Vegetation development in south-east Denmark during the Weichselian Late Glacial: palaeoenvironmental studies close to the Palaeolithic site of Hasselø

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Eastern Denmark was an important region for the early immigration of humans into southern Scandinavia throughout the Late Glacial period. One possible explanation for this is that the landscape provided an especially favourable environment for Palaeolithic hunters. To examine this, the local and regional environment is reconstructed through the analysis of pollen and plant macrofossils from a small kettle hole and is discussed in relation to human presence in the region. The kettle hole is situated close to a Palaeolithic occupation site with artefacts belonging to the Federmesser and Bromme Cultures. The lake sediments encompass the Bølling, Allerød, Younger Dryas and the early Preboreal biostratigraphic periods. An increase in charcoal dust between c. 14,000 and 13,900 cal. BP may be related to the occupation site. This study shows that an ecotone was positioned between present-day Denmark and northern Germany during a large part of the Late Glacial period. This was especially the case during the Older Dryas and early Allerød periods, when woodland was expanding in northern Germany while the Danish area remained open. Later in the Allerød period, northern Germany seems to have been the northern limit for pine woodland. The low-lying region separating Denmark and Germany was periodically covered by the Baltic Ice Lake and this may have delayed the dispersal of plants from south to north. Areas lying between different habitats are known to have a high biodiversity and this may be why a high frequency of Palaeolithic finds is seen here. It has long been thought that tree birch grew in the Danish region from the beginning of the Late Glacial, but this study of both local and regional proxies clearly shows that the immigration of tree birch was delayed by more than 1000 years. A delay of c. 250 years between the climatic transition from GI-1a to GS-1 and the biostratigraphic transition from the Allerød to the Younger Dryas periods is also shown. The three 14 C ages available from the Danish Bromme Culture are from this transition phase when the birch woodland was becoming more open. Pollen analysis also shows the classical Younger Dryas cold separated into an early dry phase (until c. 12,100 cal. BP) and a later wetter phase. This was most likely due to a change in atmospheric circulation and variation in the extent of sea ice in the North Atlantic. The combined analysis of both pollen and plant macrofossils has led to a detailed and accurate reconstruction of the local environment and, in turn, the preconditions for human presence.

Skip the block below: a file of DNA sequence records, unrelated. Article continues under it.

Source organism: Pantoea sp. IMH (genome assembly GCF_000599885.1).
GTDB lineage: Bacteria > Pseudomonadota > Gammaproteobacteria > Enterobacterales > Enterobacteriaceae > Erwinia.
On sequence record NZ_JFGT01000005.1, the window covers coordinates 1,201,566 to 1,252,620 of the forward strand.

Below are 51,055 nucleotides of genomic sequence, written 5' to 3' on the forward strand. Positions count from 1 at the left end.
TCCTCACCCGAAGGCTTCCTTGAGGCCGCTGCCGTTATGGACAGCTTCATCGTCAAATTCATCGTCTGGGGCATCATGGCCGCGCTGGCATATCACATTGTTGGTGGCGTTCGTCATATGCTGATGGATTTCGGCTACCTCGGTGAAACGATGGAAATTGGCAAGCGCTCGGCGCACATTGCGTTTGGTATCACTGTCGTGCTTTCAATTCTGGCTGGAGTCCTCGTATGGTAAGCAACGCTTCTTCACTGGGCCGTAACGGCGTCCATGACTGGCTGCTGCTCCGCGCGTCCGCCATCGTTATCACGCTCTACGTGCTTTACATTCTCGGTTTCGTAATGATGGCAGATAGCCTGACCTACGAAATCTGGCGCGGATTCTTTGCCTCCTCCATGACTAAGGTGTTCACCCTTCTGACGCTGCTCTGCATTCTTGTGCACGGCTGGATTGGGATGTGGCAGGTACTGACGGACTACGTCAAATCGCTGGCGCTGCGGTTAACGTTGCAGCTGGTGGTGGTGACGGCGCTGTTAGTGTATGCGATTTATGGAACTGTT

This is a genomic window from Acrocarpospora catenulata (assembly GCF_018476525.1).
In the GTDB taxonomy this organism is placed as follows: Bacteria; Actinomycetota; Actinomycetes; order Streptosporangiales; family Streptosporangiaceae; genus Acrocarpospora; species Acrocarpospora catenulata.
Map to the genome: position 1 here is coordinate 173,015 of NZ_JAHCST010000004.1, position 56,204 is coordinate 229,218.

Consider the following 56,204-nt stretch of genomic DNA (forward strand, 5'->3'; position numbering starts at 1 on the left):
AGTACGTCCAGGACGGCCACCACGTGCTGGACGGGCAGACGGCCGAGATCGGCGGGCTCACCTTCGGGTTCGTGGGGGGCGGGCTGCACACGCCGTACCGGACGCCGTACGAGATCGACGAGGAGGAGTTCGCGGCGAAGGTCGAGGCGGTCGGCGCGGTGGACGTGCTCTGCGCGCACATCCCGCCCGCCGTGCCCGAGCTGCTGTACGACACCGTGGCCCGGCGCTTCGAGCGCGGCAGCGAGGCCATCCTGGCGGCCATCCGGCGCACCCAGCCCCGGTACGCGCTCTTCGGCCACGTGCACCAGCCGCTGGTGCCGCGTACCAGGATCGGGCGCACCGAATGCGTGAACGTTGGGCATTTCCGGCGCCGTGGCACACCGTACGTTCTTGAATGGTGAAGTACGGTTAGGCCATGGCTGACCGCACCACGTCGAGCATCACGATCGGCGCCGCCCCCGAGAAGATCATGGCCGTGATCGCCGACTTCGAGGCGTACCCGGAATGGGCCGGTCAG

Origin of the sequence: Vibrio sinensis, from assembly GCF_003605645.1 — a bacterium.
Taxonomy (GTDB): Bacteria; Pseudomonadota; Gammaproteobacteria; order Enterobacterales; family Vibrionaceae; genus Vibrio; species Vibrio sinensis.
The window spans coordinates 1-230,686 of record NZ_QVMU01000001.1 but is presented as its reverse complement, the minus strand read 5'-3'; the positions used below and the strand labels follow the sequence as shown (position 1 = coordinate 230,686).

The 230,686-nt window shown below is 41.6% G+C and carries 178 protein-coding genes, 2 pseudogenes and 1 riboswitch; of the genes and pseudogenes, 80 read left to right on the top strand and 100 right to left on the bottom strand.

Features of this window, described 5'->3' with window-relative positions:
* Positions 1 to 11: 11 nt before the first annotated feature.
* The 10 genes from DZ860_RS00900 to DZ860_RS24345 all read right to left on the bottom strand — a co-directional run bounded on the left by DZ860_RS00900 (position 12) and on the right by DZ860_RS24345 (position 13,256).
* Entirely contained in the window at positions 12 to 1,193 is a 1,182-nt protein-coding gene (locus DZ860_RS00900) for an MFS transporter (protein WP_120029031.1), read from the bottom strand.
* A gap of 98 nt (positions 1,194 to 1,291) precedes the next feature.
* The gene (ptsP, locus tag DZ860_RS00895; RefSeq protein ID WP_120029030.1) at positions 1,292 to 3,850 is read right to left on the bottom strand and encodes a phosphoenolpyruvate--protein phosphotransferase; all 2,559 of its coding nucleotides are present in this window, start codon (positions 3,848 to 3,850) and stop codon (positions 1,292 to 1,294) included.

TidsskriftDanish Journal of Archaeology
Udgave nummer1
Sider (fra-til)33
Antal sider51
StatusUdgivet - 2015


  • Late Palaeolithic
  • late glacial